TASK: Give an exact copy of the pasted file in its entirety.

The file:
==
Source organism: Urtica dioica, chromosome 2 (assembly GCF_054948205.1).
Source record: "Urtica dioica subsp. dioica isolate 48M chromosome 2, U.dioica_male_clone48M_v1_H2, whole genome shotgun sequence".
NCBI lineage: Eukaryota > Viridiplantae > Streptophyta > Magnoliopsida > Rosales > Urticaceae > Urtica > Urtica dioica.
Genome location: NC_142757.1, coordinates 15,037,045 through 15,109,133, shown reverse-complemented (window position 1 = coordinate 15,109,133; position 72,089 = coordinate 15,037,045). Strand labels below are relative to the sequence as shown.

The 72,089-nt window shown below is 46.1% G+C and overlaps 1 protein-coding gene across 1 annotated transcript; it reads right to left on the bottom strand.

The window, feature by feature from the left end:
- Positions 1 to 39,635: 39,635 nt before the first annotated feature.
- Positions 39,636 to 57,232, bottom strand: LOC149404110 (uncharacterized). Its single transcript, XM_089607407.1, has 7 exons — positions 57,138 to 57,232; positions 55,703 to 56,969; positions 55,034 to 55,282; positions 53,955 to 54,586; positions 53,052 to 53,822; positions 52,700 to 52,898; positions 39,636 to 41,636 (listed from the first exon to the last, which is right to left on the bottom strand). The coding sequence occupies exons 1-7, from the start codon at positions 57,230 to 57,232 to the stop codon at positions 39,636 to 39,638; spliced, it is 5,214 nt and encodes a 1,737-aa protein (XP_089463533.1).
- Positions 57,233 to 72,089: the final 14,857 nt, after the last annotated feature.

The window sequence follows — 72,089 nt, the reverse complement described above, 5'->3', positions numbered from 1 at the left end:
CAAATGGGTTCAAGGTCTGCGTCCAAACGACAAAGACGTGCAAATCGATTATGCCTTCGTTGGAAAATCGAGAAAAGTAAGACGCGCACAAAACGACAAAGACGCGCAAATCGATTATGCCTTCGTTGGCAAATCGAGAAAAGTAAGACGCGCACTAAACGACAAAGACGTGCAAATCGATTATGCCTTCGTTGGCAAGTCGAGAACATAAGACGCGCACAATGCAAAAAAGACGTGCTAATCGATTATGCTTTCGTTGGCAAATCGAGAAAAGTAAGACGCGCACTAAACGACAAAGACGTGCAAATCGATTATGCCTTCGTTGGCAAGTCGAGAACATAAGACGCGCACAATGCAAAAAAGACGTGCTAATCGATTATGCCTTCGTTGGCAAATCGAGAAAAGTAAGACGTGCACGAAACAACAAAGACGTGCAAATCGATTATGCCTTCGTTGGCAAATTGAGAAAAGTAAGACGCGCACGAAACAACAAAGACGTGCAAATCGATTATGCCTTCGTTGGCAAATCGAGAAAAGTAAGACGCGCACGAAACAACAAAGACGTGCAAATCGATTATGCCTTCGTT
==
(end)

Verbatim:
Source organism: Urtica dioica, chromosome 2 (assembly GCF_054948205.1).
Source record: "Urtica dioica subsp. dioica isolate 48M chromosome 2, U.dioica_male_clone48M_v1_H2, whole genome shotgun sequence".
NCBI lineage: Eukaryota > Viridiplantae > Streptophyta > Magnoliopsida > Rosales > Urticaceae > Urtica > Urtica dioica.
Genome location: NC_142757.1, coordinates 15,037,045 through 15,109,133, shown reverse-complemented (window position 1 = coordinate 15,109,133; position 72,089 = coordinate 15,037,045). Strand labels below are relative to the sequence as shown.

The 72,089-nt window shown below is 46.1% G+C and overlaps 1 protein-coding gene across 1 annotated transcript; it reads right to left on the bottom strand.

The window, feature by feature from the left end:
- Positions 1 to 39,635: 39,635 nt before the first annotated feature.
- Positions 39,636 to 57,232, bottom strand: LOC149404110 (uncharacterized). Its single transcript, XM_089607407.1, has 7 exons — positions 57,138 to 57,232; positions 55,703 to 56,969; positions 55,034 to 55,282; positions 53,955 to 54,586; positions 53,052 to 53,822; positions 52,700 to 52,898; positions 39,636 to 41,636 (listed from the first exon to the last, which is right to left on the bottom strand). The coding sequence occupies exons 1-7, from the start codon at positions 57,230 to 57,232 to the stop codon at positions 39,636 to 39,638; spliced, it is 5,214 nt and encodes a 1,737-aa protein (XP_089463533.1).
- Positions 57,233 to 72,089: the final 14,857 nt, after the last annotated feature.

The window sequence follows — 72,089 nt, the reverse complement described above, 5'->3', positions numbered from 1 at the left end:
CAAATGGGTTCAAGGTCTGCGTCCAAACGACAAAGACGTGCAAATCGATTATGCCTTCGTTGGAAAATCGAGAAAAGTAAGACGCGCACAAAACGACAAAGACGCGCAAATCGATTATGCCTTCGTTGGCAAATCGAGAAAAGTAAGACGCGCACTAAACGACAAAGACGTGCAAATCGATTATGCCTTCGTTGGCAAGTCGAGAACATAAGACGCGCACAATGCAAAAAAGACGTGCTAATCGATTATGCTTTCGTTGGCAAATCGAGAAAAGTAAGACGCGCACTAAACGACAAAGACGTGCAAATCGATTATGCCTTCGTTGGCAAGTCGAGAACATAAGACGCGCACAATGCAAAAAAGACGTGCTAATCGATTATGCCTTCGTTGGCAAATCGAGAAAAGTAAGACGTGCACGAAACAACAAAGACGTGCAAATCGATTATGCCTTCGTTGGCAAATTGAGAAAAGTAAGACGCGCACGAAACAACAAAGACGTGCAAATCGATTATGCCTTCGTTGGCAAATCGAGAAAAGTAAGACGCGCACGAAACAACAAAGACGTGCAAATCGATTATGCCTTCGTT